Debt ratio % of capital provided by Total liabilites
current liabilities and long Total assets (540+457)/3588=
term debt 27.8%
Times interest $ of operating earnings EBIT
earned ratio available to pay each $ of Interest expense 691/141=4.9
(TIE) interest expense
EBITDA $ of operating cash flow EBITDA+ lease payments (691+276+25)/
coverage ratio available to pay each $ of Interest + principal payments +lease payments (141+25)=6.0
fixed charges
Debt to equity $ of debt for each $ of Total liabilites (540+457)/2591=
equity Shareholder s ' equity 38.5%
Assets-to-equity $ of assets for each $ of Total assets 3588/2591=1.385
(Equity equity Shareholder s ' equity
multiplier)

The leverage or debt management ratios help us asses the firms degree of financial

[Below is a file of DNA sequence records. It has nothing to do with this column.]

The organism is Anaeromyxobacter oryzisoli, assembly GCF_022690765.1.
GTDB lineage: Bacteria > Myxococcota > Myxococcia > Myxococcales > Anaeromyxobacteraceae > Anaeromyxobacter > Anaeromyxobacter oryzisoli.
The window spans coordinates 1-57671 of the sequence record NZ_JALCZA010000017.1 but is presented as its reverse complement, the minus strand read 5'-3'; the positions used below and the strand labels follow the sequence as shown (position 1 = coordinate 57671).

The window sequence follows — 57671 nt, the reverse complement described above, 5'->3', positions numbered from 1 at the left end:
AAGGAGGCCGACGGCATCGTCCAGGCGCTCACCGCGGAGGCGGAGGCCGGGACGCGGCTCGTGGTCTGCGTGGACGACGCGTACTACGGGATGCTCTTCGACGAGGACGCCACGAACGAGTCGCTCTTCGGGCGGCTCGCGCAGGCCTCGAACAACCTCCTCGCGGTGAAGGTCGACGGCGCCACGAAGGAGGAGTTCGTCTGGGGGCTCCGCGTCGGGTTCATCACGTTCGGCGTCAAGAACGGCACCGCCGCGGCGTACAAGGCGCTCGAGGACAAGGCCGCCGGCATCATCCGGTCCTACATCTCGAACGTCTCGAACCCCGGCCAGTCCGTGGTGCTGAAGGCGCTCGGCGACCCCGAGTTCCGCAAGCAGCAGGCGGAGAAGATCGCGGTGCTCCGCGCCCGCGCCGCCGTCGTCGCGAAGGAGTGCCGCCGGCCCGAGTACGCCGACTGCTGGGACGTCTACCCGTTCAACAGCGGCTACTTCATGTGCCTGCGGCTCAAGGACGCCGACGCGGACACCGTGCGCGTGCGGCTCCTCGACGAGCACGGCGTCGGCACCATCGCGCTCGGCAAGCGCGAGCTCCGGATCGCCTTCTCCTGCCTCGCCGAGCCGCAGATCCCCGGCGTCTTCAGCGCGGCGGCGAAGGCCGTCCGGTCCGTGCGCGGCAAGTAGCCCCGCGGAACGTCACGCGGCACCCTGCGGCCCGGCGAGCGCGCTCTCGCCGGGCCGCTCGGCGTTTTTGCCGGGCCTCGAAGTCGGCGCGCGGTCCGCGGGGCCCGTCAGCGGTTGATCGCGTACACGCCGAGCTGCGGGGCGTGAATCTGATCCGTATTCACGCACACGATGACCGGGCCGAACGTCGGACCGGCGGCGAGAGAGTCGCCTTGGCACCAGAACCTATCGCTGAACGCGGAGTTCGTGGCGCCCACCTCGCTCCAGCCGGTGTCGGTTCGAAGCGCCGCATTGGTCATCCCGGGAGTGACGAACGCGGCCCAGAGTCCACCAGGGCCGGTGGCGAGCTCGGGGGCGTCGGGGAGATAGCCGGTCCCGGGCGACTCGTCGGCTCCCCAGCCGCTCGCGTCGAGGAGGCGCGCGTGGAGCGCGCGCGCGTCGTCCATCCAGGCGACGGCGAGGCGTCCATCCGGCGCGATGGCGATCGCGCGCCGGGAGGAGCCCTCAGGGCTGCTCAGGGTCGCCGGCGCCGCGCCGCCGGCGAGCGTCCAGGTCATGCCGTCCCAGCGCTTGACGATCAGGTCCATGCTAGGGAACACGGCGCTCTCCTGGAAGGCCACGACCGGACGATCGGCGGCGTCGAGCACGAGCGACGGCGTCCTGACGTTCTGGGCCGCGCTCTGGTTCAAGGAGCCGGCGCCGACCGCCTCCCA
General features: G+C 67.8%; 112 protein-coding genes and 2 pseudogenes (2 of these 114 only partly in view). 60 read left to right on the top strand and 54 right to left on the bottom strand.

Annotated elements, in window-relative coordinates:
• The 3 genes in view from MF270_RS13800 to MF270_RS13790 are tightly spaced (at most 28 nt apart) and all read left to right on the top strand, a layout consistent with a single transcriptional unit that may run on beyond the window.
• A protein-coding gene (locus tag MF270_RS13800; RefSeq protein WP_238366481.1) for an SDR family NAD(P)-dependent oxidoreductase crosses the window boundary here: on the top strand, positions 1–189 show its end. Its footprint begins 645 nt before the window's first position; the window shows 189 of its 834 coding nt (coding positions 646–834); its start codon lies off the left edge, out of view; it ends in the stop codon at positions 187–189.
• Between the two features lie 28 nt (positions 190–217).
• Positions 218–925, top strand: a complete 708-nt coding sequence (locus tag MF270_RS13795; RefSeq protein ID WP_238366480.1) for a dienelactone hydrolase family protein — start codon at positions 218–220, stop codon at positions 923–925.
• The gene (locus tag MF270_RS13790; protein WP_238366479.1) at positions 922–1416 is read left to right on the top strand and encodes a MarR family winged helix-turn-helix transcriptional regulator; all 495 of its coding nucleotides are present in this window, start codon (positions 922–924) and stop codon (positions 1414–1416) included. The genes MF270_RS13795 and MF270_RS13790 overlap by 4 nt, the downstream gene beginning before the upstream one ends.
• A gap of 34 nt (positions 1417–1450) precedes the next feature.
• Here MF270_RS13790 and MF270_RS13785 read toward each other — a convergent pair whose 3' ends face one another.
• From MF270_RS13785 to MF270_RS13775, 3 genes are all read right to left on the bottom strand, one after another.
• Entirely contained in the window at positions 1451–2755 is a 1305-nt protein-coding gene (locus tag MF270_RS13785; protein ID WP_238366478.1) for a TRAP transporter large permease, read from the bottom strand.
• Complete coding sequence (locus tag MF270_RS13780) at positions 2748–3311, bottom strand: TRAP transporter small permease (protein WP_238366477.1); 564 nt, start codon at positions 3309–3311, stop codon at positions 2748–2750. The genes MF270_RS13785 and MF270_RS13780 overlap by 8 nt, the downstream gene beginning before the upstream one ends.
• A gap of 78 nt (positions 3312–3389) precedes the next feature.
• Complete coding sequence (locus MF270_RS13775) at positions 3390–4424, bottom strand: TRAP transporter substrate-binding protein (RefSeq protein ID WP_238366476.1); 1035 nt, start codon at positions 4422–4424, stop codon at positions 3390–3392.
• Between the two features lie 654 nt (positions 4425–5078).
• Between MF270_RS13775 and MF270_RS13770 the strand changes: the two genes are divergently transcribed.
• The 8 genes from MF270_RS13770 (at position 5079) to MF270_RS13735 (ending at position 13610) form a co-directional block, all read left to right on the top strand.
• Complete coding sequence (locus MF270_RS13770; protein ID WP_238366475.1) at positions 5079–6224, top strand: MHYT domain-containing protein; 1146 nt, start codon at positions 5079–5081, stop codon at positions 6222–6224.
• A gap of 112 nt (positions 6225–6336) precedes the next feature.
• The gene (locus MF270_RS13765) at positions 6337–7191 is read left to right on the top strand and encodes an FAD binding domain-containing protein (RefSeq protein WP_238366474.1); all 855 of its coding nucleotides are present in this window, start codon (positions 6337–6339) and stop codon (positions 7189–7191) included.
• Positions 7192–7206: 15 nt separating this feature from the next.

leverage and financial risk. A firm with excessively high levels of debt may be
considered too risky and be penalized with poor credit ratings and high required rates
of return on its debt and equity. A firm with too low levels of debt may be considered
under levered and its value may not be maximized.
FMGT 3510 Chapter 3 Page 12

Market Value Ratios


Ratio What it Formula Example
measures
Price/earnings Amount investors Common share price
ratio (P/E) pay per $ of EPS EPS $51/$6.91=7.4

Price/cash flow Amount investors Common share price CFPS=(363+276)/52.5=$12.17


ratio pay per $ of cash CFPS $51/$12.78=4.2
flow per share
Market/book How much investors Common share price BVPS=2591/52.5=$49.35
ratio pay per $ of book BVPS $51/$49.35=1.03
value per share